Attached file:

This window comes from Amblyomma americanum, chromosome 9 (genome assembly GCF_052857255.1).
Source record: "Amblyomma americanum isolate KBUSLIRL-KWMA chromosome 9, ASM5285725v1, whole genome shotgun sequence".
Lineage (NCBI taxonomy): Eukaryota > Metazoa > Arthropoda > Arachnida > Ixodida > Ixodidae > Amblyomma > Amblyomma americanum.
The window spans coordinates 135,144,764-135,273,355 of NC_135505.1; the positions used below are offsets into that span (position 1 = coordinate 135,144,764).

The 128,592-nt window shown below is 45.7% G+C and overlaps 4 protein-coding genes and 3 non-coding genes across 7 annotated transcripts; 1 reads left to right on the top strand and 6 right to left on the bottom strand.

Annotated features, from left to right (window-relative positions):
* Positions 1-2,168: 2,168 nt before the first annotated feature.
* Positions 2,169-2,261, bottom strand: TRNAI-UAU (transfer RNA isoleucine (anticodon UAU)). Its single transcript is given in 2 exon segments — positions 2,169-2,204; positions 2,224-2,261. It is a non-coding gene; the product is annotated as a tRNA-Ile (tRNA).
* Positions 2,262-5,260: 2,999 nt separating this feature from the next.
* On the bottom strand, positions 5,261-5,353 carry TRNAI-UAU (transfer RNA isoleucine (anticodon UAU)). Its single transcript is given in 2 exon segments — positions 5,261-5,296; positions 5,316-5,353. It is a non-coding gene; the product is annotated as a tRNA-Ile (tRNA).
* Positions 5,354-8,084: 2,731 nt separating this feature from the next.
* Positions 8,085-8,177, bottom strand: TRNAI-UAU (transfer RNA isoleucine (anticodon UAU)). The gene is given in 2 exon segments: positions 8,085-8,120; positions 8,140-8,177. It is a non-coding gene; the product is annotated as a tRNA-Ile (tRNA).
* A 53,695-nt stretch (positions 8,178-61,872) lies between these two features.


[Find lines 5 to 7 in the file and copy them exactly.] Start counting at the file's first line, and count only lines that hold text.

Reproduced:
The 128,592-nt window shown below is 45.7% G+C and overlaps 4 protein-coding genes and 3 non-coding genes across 7 annotated transcripts; 1 reads left to right on the top strand and 6 right to left on the bottom strand.

Annotated features, from left to right (window-relative positions):
* Positions 1-2,168: 2,168 nt before the first annotated feature.